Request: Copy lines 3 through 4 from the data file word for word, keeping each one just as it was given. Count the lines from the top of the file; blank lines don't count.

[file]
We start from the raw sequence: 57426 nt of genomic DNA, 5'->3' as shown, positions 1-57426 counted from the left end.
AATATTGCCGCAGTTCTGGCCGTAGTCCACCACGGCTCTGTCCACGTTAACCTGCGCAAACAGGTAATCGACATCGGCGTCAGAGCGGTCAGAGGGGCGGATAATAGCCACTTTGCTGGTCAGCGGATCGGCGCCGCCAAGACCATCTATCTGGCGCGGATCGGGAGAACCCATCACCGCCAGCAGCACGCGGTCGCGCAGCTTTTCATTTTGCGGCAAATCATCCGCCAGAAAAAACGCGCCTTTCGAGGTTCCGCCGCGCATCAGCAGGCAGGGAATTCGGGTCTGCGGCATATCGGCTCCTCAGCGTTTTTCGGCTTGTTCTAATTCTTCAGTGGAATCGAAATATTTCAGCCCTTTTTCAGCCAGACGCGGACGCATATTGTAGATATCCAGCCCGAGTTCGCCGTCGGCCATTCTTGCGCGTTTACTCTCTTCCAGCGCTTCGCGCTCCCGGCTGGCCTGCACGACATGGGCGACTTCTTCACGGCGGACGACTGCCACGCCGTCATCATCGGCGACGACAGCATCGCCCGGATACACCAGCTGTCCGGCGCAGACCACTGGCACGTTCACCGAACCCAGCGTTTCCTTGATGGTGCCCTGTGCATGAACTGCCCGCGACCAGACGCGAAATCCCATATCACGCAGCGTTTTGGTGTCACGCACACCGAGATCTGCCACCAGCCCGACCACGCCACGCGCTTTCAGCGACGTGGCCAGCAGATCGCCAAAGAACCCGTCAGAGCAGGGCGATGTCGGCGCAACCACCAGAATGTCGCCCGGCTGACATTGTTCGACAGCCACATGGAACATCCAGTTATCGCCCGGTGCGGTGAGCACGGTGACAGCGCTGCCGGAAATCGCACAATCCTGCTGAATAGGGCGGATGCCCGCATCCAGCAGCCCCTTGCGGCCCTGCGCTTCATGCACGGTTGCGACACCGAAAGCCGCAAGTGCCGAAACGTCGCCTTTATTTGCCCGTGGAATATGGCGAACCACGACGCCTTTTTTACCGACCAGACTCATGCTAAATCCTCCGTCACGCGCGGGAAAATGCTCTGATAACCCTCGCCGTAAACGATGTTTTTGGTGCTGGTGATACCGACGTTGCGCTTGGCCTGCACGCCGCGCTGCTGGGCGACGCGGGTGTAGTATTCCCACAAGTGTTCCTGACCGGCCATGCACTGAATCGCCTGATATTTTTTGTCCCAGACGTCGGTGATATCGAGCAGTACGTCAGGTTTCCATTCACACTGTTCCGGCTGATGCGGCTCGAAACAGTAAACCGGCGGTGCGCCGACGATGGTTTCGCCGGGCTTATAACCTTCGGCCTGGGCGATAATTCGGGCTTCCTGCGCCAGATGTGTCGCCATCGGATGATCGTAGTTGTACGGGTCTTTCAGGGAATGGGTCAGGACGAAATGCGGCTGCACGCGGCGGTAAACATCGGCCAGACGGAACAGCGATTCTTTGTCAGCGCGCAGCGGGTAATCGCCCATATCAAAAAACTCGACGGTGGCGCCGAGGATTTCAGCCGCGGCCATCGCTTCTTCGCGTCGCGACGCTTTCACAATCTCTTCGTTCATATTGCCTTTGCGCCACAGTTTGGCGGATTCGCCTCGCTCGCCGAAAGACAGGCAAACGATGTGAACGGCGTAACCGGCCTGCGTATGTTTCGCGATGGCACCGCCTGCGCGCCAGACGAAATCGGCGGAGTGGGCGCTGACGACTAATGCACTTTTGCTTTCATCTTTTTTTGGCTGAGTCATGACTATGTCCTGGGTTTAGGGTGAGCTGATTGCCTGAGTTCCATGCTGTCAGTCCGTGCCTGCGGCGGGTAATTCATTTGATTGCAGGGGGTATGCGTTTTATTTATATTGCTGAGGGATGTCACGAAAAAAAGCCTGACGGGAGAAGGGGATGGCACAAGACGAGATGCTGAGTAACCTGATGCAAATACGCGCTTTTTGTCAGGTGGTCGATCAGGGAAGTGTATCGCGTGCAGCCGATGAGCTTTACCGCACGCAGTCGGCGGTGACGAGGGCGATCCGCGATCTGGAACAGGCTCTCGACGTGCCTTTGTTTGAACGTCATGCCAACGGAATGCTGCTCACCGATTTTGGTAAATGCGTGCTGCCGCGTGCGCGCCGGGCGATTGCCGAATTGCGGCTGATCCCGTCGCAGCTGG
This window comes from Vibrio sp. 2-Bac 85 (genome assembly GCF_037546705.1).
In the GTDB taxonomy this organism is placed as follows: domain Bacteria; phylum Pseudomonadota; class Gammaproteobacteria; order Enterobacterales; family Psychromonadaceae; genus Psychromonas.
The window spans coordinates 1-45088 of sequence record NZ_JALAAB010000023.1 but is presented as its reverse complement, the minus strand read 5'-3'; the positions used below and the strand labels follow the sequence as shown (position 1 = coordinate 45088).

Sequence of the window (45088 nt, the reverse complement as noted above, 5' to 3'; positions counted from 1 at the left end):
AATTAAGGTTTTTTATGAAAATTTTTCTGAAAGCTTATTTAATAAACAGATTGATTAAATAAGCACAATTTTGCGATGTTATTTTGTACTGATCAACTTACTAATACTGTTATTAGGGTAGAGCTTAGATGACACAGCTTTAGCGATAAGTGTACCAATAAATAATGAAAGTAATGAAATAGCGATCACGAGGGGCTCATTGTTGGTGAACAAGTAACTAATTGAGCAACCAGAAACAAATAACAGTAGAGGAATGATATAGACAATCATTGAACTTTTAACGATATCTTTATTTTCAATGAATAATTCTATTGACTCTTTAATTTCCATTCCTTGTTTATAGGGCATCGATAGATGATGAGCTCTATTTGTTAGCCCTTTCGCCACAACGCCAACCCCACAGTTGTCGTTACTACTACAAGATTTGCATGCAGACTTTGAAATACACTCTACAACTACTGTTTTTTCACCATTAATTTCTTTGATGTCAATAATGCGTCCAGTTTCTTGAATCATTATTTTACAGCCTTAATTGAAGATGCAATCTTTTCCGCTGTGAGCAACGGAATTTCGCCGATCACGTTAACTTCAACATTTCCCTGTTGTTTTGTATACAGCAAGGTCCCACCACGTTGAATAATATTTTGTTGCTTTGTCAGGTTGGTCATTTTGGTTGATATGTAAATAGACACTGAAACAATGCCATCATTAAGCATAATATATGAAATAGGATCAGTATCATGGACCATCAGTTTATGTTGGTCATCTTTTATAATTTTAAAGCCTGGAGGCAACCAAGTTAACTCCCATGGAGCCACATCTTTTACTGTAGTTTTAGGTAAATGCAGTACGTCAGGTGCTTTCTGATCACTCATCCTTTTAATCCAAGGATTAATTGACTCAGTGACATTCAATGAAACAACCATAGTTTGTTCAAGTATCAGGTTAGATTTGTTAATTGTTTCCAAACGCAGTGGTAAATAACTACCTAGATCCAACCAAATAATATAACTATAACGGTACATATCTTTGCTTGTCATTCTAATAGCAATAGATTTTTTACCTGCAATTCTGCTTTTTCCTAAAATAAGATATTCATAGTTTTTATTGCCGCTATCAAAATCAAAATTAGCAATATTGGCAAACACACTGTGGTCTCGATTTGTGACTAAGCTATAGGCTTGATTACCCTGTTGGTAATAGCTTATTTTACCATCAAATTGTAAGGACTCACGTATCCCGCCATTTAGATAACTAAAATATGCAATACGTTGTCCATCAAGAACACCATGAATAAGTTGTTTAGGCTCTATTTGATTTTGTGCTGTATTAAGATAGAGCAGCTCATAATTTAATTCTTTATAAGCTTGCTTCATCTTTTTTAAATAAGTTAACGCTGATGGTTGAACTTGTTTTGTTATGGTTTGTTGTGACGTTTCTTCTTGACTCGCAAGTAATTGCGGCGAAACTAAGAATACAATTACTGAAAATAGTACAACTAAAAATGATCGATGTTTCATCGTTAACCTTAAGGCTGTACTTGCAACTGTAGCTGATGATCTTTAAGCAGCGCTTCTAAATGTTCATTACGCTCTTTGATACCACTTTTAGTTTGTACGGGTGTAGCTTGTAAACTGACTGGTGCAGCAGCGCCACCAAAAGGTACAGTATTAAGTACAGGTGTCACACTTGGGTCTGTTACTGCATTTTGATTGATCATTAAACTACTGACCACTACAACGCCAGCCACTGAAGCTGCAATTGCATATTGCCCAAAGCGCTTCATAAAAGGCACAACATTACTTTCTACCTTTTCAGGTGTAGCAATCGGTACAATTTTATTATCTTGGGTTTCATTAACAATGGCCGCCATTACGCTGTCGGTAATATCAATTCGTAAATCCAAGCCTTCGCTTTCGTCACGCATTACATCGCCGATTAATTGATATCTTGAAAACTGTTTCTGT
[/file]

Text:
This window comes from Vibrio sp. 2-Bac 85 (genome assembly GCF_037546705.1).
In the GTDB taxonomy this organism is placed as follows: domain Bacteria; phylum Pseudomonadota; class Gammaproteobacteria; order Enterobacterales; family Psychromonadaceae; genus Psychromonas.